Sex Education, Edinburgh Festival Fringe

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by Meredith Jones Russell

A mixture of confessional monologues, recorded interviews, dance, music, and a hefty smattering of hardcore porn, Harry Clayton-Wright’s deliberately shocking, no-holds-barred, one-man show attempts to address how we learn about sex and how that education informs our wants, needs and desires for the rest of our lives.

In the auditorium from the moment the audience enters, Clayton-Wright commands attention even before the show has begun, sat Miss Havisham-like in a lacy wedding dress. He begins with a wedding speech dedicated to his mother, as he begins his exploration of his own sex education and relationship with sex that emerged as a result.

The show is built around an interview Clayton-Wright recorded with his mother, excerpts of which are played in between his monologues. They are the heart of the piece, bringing a touching compassion which nicely offsets the clips of porn, many starring Clayton-Wright himself, which we are shown at regular intervals throughout.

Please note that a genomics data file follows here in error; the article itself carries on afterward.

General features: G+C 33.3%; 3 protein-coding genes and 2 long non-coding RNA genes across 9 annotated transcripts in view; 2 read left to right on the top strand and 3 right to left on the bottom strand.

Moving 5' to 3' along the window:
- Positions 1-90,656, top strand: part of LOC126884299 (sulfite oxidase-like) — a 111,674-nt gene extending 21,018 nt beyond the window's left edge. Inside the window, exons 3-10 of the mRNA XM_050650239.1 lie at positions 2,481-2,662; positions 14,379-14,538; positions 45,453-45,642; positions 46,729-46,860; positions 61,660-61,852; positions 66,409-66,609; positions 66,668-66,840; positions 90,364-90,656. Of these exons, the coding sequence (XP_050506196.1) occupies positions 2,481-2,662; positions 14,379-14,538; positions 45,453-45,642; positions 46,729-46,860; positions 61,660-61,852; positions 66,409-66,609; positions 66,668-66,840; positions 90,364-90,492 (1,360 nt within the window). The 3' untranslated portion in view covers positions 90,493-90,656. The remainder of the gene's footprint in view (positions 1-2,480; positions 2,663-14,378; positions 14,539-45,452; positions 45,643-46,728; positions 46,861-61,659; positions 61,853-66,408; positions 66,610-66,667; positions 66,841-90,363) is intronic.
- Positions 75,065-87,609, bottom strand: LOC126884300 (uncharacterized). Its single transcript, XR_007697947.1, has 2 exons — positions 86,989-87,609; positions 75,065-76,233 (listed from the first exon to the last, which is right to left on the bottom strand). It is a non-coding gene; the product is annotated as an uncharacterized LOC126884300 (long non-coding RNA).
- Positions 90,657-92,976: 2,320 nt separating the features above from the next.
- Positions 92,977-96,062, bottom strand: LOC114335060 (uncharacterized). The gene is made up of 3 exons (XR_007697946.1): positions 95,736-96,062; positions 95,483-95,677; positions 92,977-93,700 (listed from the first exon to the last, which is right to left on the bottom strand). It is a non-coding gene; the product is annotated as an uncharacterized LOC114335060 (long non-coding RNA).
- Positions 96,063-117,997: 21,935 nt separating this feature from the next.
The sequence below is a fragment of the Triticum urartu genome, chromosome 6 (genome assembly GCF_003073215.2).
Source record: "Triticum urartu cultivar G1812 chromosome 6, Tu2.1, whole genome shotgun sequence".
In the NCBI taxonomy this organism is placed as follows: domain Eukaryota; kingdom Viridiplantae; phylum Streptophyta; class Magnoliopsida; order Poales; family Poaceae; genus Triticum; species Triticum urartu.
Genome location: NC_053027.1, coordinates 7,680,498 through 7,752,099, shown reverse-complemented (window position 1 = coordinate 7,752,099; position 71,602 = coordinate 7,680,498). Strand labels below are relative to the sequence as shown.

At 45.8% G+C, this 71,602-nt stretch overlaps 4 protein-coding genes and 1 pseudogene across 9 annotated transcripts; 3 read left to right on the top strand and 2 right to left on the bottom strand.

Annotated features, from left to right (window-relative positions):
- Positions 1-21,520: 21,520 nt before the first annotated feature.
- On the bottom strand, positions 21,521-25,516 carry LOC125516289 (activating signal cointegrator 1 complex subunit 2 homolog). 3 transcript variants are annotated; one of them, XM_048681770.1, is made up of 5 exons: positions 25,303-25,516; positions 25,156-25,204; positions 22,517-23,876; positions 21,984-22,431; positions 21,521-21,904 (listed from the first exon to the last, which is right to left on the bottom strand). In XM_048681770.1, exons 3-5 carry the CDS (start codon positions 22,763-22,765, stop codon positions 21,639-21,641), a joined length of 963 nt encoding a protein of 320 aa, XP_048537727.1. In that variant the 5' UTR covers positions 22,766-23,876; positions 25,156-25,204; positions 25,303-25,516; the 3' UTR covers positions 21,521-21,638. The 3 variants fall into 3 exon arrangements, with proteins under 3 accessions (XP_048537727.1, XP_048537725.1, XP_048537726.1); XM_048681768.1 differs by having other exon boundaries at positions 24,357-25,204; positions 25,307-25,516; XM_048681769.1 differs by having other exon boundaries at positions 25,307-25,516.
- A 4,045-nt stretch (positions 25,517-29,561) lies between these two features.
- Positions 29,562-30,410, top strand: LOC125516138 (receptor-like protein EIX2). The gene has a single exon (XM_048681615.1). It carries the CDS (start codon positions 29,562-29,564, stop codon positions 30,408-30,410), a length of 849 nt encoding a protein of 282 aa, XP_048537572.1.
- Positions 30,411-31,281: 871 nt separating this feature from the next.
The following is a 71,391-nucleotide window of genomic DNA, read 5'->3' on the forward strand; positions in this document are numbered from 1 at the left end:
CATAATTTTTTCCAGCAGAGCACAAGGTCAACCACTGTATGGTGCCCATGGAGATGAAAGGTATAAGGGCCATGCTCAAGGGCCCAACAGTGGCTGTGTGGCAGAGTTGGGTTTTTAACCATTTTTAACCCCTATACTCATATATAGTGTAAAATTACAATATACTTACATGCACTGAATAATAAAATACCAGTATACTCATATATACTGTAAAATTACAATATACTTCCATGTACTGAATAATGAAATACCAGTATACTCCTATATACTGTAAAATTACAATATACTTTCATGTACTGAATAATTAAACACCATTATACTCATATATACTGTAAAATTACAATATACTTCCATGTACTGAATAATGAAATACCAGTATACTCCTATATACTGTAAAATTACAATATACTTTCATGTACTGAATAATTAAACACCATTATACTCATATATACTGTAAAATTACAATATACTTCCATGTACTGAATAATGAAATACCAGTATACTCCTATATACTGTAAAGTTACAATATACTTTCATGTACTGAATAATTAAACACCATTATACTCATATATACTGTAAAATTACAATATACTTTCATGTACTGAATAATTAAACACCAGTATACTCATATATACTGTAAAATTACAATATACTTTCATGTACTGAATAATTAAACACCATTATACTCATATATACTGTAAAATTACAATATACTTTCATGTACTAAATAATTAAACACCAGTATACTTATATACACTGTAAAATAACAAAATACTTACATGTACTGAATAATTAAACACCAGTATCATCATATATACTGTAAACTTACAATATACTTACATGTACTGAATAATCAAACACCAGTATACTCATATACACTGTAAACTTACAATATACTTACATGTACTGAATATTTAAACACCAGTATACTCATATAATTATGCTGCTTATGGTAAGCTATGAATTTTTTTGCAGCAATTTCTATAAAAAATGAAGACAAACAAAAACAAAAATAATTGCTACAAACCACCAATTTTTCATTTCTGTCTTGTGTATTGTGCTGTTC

A fervent Christian, Clayton-Wright’s mother did not talk to him about sex as he was growing up, and in these recordings she even stops short of acknowledging exactly how she conceived her two children. However, her acceptance and tolerance of her son and his wildly different life is truly moving.

Clayton-Wright also breaks up his speeches with surreal moments including a mime performance to Last Christmas, a break for some cucumber sandwiches, and a dance wearing a rabbit’s head. It’s largely funny, but there’s a sadness and anger underlying it, mostly explained by a Powerpoint presentation documenting much of his sexual history.

The monologues in between these moments are the weakest parts. Delivered more like lectures than emotional outpourings, they could be a way of making the show feel more like literal, academic sex education, but they reduce the authenticity of the show. They also aren’t very funny – Clayton-Wright is much better off the cuff than he is delivering these long, scripted speeches. The interviews with his mother, in contrast, feel agonisingly, heartbreakingly genuine, and hold the real power of the piece.

Sex Education runs through 25 August in Edinburgh.

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